Stanford judge OKs interim distribution

By Patsy R. Brumfield/NEMS Daily Journal

DALLAS, Texas – Victims of R. Allen Stanford’s Ponzi scheme will get about 1 cent per dollar lost when his financial empire crashed in early 2009.
U.S. District Judge David C. Godbey on Thursday accepted the plan by Ralph Janvey, the receiver appointed in 2009 to marshal and liquidate Stanford’s personal and business assets, to make a $55 million interim distribution to about 17,000 claimants, or about 1 cent per dollar for the $5.1 billion lost in the fraud scheme.
“We will follow it up in a subsequent distribution as the money comes in,” Janvey’s attorney, Kevin Sadler of Baker Botts LLP, told Godbey at a court hearing in April.
The court agreed that payments will be made pro rata, equal to the percentage of their allowed claims stated in previous “notices of determination.” Victims should expect to get notices from the receiver about how to participate.
By comparison, Ponzi scheme victims of Bernard L. Madoff, who was arrested in December 2008, recovered more than $5.4 billion. Clients of the MF Global Inc. brokerage were paid about $4.9 billion after its parent, MF Global Holdings Ltd., failed in October 2011. Victims of a scheme by Peregrine Financial Group Inc. founder Russell Wasendorf, who prosecutors last year said stole $215 million, received an interim distribution of $123 million.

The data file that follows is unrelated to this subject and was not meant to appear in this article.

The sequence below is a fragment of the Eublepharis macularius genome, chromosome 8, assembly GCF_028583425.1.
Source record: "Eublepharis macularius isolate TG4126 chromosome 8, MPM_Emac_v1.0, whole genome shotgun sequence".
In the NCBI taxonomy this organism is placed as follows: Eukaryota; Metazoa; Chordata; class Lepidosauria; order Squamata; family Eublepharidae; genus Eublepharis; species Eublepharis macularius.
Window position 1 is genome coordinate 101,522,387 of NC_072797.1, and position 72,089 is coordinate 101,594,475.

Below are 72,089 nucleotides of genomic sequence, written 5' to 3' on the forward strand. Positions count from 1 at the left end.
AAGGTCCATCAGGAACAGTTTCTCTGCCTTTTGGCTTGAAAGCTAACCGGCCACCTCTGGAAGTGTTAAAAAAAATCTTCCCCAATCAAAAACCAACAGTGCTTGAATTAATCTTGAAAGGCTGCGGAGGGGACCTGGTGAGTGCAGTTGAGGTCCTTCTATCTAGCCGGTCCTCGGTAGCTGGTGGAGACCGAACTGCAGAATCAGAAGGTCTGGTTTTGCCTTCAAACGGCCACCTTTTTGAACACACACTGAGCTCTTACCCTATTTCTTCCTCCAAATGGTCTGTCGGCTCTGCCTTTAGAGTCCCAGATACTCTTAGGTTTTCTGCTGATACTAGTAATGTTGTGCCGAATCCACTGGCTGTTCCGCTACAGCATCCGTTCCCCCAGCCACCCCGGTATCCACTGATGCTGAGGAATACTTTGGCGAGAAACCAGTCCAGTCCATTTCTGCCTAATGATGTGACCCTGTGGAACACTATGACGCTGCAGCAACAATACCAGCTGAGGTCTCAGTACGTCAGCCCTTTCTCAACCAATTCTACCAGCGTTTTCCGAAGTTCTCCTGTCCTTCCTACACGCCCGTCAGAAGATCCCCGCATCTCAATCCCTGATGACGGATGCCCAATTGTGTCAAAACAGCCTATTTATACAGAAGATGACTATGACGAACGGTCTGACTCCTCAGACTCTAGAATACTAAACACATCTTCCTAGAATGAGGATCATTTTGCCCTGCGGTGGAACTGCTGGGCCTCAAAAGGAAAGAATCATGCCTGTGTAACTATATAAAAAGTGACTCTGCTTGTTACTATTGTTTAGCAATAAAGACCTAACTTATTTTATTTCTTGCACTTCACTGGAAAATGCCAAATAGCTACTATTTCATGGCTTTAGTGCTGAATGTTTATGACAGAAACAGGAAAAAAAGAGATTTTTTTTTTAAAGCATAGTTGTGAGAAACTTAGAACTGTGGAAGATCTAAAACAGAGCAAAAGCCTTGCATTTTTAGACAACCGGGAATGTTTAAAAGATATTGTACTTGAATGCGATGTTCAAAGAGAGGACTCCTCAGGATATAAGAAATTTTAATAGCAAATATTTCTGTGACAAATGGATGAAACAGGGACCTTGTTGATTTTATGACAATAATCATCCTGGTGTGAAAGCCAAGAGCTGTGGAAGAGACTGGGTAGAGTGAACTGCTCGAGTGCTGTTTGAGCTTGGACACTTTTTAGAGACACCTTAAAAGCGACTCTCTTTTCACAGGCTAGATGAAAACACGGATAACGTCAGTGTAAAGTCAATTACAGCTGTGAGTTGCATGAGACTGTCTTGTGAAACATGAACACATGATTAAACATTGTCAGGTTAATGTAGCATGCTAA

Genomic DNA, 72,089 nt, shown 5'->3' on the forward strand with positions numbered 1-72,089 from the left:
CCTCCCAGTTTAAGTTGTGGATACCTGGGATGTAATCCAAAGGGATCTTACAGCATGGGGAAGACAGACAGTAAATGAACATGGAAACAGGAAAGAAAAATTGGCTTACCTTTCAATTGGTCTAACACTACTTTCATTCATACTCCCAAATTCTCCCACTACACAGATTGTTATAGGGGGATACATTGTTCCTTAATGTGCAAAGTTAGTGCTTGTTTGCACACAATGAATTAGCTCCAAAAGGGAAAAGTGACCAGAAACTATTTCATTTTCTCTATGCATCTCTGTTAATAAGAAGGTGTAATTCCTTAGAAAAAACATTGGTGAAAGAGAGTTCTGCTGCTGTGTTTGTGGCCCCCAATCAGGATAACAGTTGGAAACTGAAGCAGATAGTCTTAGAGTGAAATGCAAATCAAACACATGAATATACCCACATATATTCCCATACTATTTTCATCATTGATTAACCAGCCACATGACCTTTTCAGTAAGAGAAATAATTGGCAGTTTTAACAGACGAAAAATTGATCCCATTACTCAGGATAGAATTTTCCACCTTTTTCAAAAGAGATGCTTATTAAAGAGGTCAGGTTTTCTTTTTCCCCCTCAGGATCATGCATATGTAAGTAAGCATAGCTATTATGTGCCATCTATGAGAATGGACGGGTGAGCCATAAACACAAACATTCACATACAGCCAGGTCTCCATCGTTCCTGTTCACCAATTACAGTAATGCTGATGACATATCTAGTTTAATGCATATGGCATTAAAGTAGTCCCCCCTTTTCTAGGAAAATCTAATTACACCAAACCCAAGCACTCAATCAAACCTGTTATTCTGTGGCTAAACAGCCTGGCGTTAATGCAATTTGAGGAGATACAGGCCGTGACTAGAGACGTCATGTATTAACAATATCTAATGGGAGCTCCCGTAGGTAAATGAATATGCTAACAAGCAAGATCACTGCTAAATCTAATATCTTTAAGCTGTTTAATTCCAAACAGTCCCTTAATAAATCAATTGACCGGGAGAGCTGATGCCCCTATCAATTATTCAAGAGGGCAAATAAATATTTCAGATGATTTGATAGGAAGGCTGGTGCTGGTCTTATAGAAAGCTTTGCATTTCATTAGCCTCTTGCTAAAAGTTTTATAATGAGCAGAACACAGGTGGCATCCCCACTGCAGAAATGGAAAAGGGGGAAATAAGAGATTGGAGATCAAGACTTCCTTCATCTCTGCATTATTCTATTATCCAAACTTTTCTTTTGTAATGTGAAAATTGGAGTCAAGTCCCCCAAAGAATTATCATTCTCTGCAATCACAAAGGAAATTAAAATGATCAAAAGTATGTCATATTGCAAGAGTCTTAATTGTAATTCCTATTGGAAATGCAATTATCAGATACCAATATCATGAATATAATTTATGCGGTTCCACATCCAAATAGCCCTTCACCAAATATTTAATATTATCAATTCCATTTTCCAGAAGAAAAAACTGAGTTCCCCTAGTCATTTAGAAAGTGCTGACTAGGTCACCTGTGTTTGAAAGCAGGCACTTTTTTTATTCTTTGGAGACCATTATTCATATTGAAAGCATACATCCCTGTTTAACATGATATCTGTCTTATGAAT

Prosecutors and agents for the receiver admit few Stanford assets were left to liquidate because he spent so much on lavish homes, yachts and a playboy lifestyle.
Hundreds of Mississippians were among the investors as customers through Stanford offices in Tupelo, Jackson and Memphis.
They lost their life savings and retirement funds when their certificate of deposit investments became worthless with the collapse of the Houston, Texas-based company.
The CDs were purchased through Stanford International Bank Ltd. in the Caribbean, and many investors believed they were insured like U.S. bank deposits, although they were not.
In March 2012, a federal grand jury in Houston convicted 63-year-old Stanford of lying to investors about the nature and oversight of the CDs. The jurors decided he must forfeit $330 million in accounts seized by the U.S. government.
Stanford is serving a 110-year sentence in a federal high-security prison.

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